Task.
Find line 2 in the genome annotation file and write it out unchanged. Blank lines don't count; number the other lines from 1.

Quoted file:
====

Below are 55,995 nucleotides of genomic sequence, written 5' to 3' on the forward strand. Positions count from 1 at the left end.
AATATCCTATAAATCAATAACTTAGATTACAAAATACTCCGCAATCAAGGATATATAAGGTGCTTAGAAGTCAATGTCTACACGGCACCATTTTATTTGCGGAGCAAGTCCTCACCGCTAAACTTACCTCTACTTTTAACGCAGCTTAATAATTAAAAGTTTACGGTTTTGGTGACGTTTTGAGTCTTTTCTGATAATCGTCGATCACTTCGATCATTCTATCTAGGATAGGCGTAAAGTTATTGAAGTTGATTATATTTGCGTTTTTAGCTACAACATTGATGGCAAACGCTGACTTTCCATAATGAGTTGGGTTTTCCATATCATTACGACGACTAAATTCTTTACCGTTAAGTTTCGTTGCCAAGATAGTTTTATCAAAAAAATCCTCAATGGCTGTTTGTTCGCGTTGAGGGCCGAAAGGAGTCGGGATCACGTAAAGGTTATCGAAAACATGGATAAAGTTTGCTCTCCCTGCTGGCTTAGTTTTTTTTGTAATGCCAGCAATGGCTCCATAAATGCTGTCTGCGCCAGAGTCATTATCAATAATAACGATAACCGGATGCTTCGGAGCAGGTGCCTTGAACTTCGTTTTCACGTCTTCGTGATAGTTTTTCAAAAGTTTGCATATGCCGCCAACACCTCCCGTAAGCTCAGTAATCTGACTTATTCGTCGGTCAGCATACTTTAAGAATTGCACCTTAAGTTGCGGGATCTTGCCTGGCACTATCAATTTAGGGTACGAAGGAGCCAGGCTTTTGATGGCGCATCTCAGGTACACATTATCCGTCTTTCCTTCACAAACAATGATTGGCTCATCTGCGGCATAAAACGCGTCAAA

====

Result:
AATATCCTATAAATCAATAACTTAGATTACAAAATACTCCGCAATCAAGGATATATAAGGTGCTTAGAAGTCAATGTCTACACGGCACCATTTTATTTGCGGAGCAAGTCCTCACCGCTAAACTTACCTCTACTTTTAACGCAGCTTAATAATTAAAAGTTTACGGTTTTGGTGACGTTTTGAGTCTTTTCTGATAATCGTCGATCACTTCGATCATTCTATCTAGGATAGGCGTAAAGTTATTGAAGTTGATTATATTTGCGTTTTTAGCTACAACATTGATGGCAAACGCTGACTTTCCATAATGAGTTGGGTTTTCCATATCATTACGACGACTAAATTCTTTACCGTTAAGTTTCGTTGCCAAGATAGTTTTATCAAAAAAATCCTCAATGGCTGTTTGTTCGCGTTGAGGGCCGAAAGGAGTCGGGATCACGTAAAGGTTATCGAAAACATGGATAAAGTTTGCTCTCCCTGCTGGCTTAGTTTTTTTTGTAATGCCAGCAATGGCTCCATAAATGCTGTCTGCGCCAGAGTCATTATCAATAATAACGATAACCGGATGCTTCGGAGCAGGTGCCTTGAACTTCGTTTTCACGTCTTCGTGATAGTTTTTCAAAAGTTTGCATATGCCGCCAACACCTCCCGTAAGCTCAGTAATCTGACTTATTCGTCGGTCAGCATACTTTAAGAATTGCACCTTAAGTTGCGGGATCTTGCCTGGCACTATCAATTTAGGGTACGAAGGAGCCAGGCTTTTGATGGCGCATCTCAGGTACACATTATCCGTCTTTCCTTCACAAACAATGATTGGCTCATCTGCGGCATAAAACGCGTCAAA